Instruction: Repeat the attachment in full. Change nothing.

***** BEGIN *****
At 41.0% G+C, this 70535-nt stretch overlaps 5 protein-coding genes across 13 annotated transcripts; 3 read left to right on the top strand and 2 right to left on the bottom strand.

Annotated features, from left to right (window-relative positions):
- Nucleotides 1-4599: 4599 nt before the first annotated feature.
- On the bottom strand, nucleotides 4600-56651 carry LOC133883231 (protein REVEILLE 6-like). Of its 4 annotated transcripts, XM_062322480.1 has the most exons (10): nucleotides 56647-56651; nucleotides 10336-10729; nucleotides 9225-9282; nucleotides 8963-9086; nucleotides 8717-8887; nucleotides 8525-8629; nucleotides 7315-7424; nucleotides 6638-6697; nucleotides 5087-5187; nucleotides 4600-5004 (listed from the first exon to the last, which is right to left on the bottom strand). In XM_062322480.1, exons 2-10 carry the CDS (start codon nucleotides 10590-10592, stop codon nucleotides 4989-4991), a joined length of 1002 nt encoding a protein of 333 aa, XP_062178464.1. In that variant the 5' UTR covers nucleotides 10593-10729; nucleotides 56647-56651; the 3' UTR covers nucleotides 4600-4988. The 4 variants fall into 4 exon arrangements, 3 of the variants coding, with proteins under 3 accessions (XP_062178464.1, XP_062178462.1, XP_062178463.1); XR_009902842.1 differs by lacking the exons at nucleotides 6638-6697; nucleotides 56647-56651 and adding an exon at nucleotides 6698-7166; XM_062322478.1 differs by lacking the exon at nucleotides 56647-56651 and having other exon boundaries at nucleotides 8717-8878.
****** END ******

At 41.0% G+C, this 70535-nt stretch overlaps 5 protein-coding genes across 13 annotated transcripts; 3 read left to right on the top strand and 2 right to left on the bottom strand.

Annotated features, from left to right (window-relative positions):
- Nucleotides 1-4599: 4599 nt before the first annotated feature.
- On the bottom strand, nucleotides 4600-56651 carry LOC133883231 (protein REVEILLE 6-like). Of its 4 annotated transcripts, XM_062322480.1 has the most exons (10): nucleotides 56647-56651; nucleotides 10336-10729; nucleotides 9225-9282; nucleotides 8963-9086; nucleotides 8717-8887; nucleotides 8525-8629; nucleotides 7315-7424; nucleotides 6638-6697; nucleotides 5087-5187; nucleotides 4600-5004 (listed from the first exon to the last, which is right to left on the bottom strand). In XM_062322480.1, exons 2-10 carry the CDS (start codon nucleotides 10590-10592, stop codon nucleotides 4989-4991), a joined length of 1002 nt encoding a protein of 333 aa, XP_062178464.1. In that variant the 5' UTR covers nucleotides 10593-10729; nucleotides 56647-56651; the 3' UTR covers nucleotides 4600-4988. The 4 variants fall into 4 exon arrangements, 3 of the variants coding, with proteins under 3 accessions (XP_062178464.1, XP_062178462.1, XP_062178463.1); XR_009902842.1 differs by lacking the exons at nucleotides 6638-6697; nucleotides 56647-56651 and adding an exon at nucleotides 6698-7166; XM_062322478.1 differs by lacking the exon at nucleotides 56647-56651 and having other exon boundaries at nucleotides 8717-8878.